By: Maria Ringo, HD, DHMHS, B.GS, Carna4 Director
(Re-printed with permission from Dogs Naturally Magazine, September/October 2011)
Several years ago, I was walking through the woods with my dog, Che and a friend. We often walked these particular woods where dogs were welcome off-leash, and everyone was friendly. My human companion and I were lost in a deep conversation about some political topic of the day and weren’t really paying close attention to Che’s comings and goings. Che was a champion Bullmastiff male, about three years old and weighing in at about 130 pounds, so his whereabouts were easily identified if you just listened for the sounds of crashing underbrush.
All of a sudden, I heard whimpering and I turned to see Che coming toward me with his head and face swollen up, his upper lip and eyelids huge, and an intense look of discomfort in his eyes. His head was naturally as big as a basketball, but clearly something awful had happened. It appeared he had been stung by an insect, likely a wasp, and had reacted immediately. He had red blotches around his midface, which was hot and pale, and his eyes were closing up as I watched. He was miserable and lethargic, and sat at my feet breathing heavily. I had to do something quick!
At that time in my life, I was working as the office manager for a busy homeopathic medical practice and was already deep into homeopathy. I had never vaccinated Che (or his sister Sula) and used only natural remedies to get my dogs over illnesses and accidents. I was a big fan of Juliette de Bairacli Levy and had recently co-founded a company making one of the first commercial raw food diets for dogs and cats called Sojourner Farms.
Luckily, I carried first aid remedies everywhere I went. I knew from my own experience that Che needed Apis, fast. I dug an Apis 30c out of my kit, pried open his mouth and threw the pellets in. Nothing happened. I waited a few minutes. Still nothing changed. This was getting scary. Che’s eyes were little slits, his crying was breaking my heart, and I worried that the choking sound he was making was his throat closing. I dreaded the thought of taking him to the vet which I couldn’t afford, and was only going to lead to questions about whether or not he was up to date on his shots (to which I always answered Yes, because he was as up to date as he would ever be). What was wrong? Why didn’t the Apis work in this acute situation, as it had so many times before with the other dogs, and patients of our clinic?
Then I remembered something I had learned about acute/chronic remedy relationships. I didn’t understand it at the time, but I had been taught by Margaret Paris, one of the practitioners I worked for, that Natrum muriaticum was the chronic of Apis and that if you needed one and it didn’t work right away to try the other in a really low dose first.
So I gave Che a dose of Nat mur 6x, waited about a minute, then redosed the Apis 30c. BINGO! The swelling started to come down within another minute. I am sensitive to remedies, and can feel the moment when the energy shifts in the patient and you know the remedy is active. Huge relief flooded over me as his swelling came down. By the time we got home 15 minutes later, his eyes were opened, the choking sounds were absent, and he wanted a snack. All was back to normal!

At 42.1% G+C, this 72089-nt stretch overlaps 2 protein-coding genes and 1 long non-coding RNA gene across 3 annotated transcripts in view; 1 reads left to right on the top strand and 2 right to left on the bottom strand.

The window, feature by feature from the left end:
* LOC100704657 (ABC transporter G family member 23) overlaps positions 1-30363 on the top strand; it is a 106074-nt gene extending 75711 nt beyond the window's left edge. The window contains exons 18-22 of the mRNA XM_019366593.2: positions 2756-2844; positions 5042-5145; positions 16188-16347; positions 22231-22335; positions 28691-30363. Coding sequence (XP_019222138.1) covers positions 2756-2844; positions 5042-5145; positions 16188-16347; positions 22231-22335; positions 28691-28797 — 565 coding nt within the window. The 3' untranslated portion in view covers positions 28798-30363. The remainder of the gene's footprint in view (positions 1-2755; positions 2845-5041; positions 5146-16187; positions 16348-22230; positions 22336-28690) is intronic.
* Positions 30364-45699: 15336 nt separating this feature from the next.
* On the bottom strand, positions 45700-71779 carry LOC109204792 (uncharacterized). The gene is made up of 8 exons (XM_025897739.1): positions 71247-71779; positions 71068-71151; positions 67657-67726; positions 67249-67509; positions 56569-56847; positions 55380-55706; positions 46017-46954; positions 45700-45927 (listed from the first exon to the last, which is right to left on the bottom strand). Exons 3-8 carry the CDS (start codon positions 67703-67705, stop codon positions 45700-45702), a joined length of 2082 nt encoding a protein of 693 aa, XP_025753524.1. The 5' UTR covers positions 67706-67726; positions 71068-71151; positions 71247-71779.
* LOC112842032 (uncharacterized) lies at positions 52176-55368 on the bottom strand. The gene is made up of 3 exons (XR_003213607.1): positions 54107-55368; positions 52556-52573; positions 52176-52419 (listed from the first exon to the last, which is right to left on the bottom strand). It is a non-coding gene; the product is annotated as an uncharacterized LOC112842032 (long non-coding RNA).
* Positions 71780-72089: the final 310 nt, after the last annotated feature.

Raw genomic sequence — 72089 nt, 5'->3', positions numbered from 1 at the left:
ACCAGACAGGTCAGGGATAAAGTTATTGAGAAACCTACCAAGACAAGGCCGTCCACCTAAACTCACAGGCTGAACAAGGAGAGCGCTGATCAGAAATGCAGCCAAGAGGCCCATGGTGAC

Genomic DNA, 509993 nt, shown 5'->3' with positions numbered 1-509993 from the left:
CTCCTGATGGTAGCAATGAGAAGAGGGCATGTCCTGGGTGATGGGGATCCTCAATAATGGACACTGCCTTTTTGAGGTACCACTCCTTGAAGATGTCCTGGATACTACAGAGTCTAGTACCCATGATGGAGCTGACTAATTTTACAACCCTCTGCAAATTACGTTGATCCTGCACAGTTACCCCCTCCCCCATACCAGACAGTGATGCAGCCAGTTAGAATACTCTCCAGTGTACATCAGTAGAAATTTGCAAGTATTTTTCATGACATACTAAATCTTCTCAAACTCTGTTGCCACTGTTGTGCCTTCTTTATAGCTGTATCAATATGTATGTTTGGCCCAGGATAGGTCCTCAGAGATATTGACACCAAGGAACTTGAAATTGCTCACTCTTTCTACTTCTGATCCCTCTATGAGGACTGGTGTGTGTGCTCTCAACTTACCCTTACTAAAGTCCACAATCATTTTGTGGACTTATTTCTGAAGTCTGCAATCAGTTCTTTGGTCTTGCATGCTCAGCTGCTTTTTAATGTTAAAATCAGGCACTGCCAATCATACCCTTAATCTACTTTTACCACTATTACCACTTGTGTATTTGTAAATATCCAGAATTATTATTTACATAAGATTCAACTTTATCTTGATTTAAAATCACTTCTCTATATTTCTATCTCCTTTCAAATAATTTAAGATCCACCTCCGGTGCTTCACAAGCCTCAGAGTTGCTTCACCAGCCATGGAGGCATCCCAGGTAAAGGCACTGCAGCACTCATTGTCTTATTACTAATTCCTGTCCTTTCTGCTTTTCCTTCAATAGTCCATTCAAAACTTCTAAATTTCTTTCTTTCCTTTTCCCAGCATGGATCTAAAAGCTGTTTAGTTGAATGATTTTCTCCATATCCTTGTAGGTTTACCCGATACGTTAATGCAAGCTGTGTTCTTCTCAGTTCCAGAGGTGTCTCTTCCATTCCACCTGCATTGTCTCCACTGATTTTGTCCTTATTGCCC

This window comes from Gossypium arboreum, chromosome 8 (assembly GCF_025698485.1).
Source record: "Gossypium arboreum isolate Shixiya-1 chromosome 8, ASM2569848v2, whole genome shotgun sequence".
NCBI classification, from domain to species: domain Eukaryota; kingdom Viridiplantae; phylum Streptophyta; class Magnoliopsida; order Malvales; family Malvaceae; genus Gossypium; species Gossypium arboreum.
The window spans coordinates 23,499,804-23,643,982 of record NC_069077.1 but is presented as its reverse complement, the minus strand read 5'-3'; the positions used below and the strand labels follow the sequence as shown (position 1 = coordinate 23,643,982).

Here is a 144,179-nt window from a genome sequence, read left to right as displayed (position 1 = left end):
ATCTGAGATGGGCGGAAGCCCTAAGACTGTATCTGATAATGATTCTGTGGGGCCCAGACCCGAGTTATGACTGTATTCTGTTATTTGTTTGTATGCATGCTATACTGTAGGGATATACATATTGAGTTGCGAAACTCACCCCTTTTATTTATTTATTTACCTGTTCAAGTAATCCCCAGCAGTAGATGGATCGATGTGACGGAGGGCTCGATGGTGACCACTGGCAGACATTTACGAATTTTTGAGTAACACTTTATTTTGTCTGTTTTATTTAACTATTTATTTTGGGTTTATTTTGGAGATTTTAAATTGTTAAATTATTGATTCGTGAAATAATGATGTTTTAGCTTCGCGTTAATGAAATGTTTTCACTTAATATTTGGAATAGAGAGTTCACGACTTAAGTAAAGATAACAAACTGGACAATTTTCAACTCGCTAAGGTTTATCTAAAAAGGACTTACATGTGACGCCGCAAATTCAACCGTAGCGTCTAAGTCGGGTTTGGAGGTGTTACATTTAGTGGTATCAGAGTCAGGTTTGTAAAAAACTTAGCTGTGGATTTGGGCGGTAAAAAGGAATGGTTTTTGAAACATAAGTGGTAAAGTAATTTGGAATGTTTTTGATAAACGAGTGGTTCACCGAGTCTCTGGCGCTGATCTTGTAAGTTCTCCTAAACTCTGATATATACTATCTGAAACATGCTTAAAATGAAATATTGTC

This incident happened over 22 years ago and the lesson has stayed with me ever since. I have been a professional homeopath with a clinic of my own now for several years and I sometimes use the relationships between remedies to guide my prescribing when a patient I am treating for a chronic condition comes down with an acute, or if a well selected remedy is stubbornly ineffective.
This knowledge is particularly useful when treating animals as they react so quickly to remedies, which are most often prescribed for physical ailments. Treating animals is such a delight in this respect: you know if the remedy is working or not pretty quickly.
If you are confident your pet needs a particular remedy for an acute situation but it is not working at all after a few doses, you might try giving a very low dose of its chronic counterpart before you re-dose.
Remedy relationships are derived from similarity of origin, similarity of action, and known complementary action: the second drug completes the cure which the other begins but is unable to finish.
This is Classical homeopathy, and not some modern twist of combination prescribing. Many of the old masters used their understanding of acute/chronic relationships to cure their cases. Many times in the management of a chronic illness, the remedy that conforms with an acute experience of that illness can lead you to the cure, not with that acute remedy but with its chronic counterpart. Taking that a step further, Dr. Elizabeth Wright Hubbard explained the use of remedies not just in complimentary pairs but in a series e.g. Calc – Lyc – Sulph and Ignatia -Nat mur – Sepia. For more on this read her book, “A Brief Study Course in Homeopathy.”
There are many ways to use remedy relationships, including using them as antidotes when necessary. You can find Dr. Gibson Miller’s more detailed chart, “Relationship of Remedies and Their Duration of Action” in the back of Kent’s Repertory 6th Edition, enriched edition.
The acute crisis, such as the one Che experienced, was not connected to any chronic illness that I knew of; however knowing the remedy relationship to the clearly obvious acute remedy helped me immensely and may have saved his life.
Maria Ringo HD, DHMHS, B.GS is a classical homeopath and owner of North Toronto Homeopathic Medicine & Wellness Clinic. She cofounded Sojourner Farms Natural Pet Products in 1985 and recently co-founded CARNA4 Handcrafted Pet Food with her husband David Stauble. She may be contacted at 416-792-2108 or firstname.lastname@example.org.